Illuminating the Pre-, Co-, and Post-Seismic Phases of the 2016 M7.8 Kaikōura Earthquake With 10 Years of Seismicity


The 2016 M7.8 Kaikōura earthquake is one of the most complex earthquakes in recorded history, with significant rupture of at least 21 crustal faults. Using a matched-filter detection routine, precise cross-correlation pick corrections, and accurate location and relocation techniques, we construct a catalog of 33,328 earthquakes between 2009 and 2020 on and adjacent to the faults that ruptured in the Kaikōura earthquake. We also compute focal mechanisms for 1,755 of the earthquakes used as templates. Using this catalog we reassess the rupture pathway of the Kaikōura earthquake. In particular we show that: (a) the earthquake nucleated on the Humps Fault; (b) there is a likely linking offshore reverse fault between the southern fault system and the Papatea Fault, which could explain the anomalously high slip on the Papatea Fault; (c) the faults that ruptured in the 2013 Cook Strait sequence were reactivated by the Kaikōura earthquake and may have played a role in the termination of the earthquake; and (d) no seismicity on an underlying subduction interface is observed beneath almost all of the ruptured region suggesting that if deformation did occur on the plate interface then it occurred aseismically and did not play a significant role in generating co-seismic ground motion.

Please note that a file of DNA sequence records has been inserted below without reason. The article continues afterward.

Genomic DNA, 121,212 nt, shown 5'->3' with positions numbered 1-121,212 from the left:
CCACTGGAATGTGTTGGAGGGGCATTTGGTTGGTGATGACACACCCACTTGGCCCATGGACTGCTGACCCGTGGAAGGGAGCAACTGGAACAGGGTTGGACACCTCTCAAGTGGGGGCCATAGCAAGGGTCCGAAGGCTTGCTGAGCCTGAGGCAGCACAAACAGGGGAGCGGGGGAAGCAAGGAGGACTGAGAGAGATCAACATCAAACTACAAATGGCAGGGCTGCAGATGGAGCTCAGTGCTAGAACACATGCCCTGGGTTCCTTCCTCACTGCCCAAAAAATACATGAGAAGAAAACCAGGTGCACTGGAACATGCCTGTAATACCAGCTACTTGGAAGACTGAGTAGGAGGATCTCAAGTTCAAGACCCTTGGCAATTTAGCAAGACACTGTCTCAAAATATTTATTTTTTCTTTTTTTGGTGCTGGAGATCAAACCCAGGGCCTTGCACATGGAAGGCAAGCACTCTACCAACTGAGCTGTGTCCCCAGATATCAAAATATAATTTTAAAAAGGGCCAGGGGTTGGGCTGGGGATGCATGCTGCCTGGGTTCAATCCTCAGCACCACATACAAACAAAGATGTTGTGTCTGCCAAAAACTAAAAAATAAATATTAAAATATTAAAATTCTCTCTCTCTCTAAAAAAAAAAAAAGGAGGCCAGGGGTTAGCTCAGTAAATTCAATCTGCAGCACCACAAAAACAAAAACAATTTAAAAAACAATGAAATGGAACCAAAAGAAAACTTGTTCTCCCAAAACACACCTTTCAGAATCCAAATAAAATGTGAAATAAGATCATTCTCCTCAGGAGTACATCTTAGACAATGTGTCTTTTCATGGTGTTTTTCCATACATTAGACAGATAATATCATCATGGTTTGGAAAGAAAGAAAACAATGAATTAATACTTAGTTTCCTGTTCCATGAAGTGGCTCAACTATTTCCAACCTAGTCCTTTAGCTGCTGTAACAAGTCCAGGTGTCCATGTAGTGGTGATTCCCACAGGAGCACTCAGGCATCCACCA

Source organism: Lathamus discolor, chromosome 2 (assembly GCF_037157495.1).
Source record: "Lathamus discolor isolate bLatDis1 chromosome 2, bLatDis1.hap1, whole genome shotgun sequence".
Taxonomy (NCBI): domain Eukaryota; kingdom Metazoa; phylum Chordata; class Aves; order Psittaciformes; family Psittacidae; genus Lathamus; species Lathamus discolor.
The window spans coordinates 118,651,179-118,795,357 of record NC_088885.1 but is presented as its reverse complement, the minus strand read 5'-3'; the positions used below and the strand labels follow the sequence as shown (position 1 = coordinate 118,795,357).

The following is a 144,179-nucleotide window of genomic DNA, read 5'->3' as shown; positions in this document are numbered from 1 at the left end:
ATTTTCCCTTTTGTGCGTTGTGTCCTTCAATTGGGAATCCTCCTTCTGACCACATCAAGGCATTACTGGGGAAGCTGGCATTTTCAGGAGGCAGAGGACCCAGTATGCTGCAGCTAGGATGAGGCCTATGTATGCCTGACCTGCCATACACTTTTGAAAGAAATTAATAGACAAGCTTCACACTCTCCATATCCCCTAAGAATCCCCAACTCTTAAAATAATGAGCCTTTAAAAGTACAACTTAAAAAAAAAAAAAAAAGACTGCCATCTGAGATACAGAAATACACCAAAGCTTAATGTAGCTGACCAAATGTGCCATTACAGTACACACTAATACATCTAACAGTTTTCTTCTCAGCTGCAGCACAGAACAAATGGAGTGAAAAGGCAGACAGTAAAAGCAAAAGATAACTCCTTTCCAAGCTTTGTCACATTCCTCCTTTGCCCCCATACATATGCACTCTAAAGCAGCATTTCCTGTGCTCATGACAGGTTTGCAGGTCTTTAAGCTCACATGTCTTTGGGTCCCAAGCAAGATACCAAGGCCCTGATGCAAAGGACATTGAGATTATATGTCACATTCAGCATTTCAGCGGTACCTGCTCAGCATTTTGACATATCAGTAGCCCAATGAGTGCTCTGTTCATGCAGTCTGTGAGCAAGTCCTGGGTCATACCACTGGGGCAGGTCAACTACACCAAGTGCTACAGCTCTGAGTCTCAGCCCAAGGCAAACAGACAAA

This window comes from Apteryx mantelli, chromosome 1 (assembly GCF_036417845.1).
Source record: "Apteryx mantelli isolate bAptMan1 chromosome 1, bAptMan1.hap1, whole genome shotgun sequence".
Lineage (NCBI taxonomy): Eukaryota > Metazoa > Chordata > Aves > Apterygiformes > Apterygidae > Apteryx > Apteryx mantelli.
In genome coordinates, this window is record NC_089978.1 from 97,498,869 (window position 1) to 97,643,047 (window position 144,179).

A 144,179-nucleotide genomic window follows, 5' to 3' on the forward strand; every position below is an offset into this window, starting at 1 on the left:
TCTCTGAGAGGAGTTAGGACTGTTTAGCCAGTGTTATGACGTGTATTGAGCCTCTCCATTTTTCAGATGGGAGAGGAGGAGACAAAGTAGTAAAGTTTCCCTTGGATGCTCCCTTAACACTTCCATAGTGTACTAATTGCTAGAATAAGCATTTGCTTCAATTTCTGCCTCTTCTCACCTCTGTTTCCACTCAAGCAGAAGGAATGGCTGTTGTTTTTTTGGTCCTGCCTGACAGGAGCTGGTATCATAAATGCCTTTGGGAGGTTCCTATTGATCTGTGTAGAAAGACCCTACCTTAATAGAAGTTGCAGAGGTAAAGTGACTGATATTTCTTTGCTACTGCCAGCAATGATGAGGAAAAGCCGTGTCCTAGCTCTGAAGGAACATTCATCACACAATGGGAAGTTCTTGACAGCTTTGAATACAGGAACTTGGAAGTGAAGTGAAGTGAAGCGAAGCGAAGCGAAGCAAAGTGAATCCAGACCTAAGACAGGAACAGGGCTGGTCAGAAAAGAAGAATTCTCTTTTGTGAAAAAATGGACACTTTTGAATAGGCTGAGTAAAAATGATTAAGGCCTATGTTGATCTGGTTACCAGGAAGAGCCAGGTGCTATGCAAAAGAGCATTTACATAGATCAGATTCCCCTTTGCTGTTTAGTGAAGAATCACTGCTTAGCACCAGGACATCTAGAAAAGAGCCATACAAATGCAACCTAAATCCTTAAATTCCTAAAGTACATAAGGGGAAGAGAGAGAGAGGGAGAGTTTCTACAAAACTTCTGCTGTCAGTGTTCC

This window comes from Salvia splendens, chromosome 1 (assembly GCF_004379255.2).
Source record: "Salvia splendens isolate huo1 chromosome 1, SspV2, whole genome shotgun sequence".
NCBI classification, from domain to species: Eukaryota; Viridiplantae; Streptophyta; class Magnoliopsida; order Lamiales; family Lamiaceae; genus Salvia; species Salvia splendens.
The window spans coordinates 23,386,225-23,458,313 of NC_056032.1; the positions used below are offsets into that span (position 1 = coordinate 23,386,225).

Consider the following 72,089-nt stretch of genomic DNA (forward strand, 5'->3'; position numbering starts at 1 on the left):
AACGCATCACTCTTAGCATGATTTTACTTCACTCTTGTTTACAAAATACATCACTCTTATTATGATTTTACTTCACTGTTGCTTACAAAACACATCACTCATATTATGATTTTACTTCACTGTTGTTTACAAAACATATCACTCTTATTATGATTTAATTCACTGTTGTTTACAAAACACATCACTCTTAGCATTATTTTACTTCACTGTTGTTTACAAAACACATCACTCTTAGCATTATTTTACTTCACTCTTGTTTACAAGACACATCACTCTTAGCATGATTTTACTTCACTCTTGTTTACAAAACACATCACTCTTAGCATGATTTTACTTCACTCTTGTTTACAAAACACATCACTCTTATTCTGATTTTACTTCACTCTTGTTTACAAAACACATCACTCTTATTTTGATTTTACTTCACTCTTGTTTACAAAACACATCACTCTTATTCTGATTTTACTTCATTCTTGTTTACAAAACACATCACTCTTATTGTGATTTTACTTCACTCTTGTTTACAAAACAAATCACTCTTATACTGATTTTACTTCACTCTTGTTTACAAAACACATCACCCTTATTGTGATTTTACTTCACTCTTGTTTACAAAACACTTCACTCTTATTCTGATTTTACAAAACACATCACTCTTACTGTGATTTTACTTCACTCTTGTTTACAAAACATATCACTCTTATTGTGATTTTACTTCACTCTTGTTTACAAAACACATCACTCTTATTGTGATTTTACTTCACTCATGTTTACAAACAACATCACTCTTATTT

Journal of Geophysical Research: Solid Earth
William B. Frank
William B. Frank
Assistant Professor

My research focuses on how the Earth’s crust deforms over a broad range spatiotemporal scales.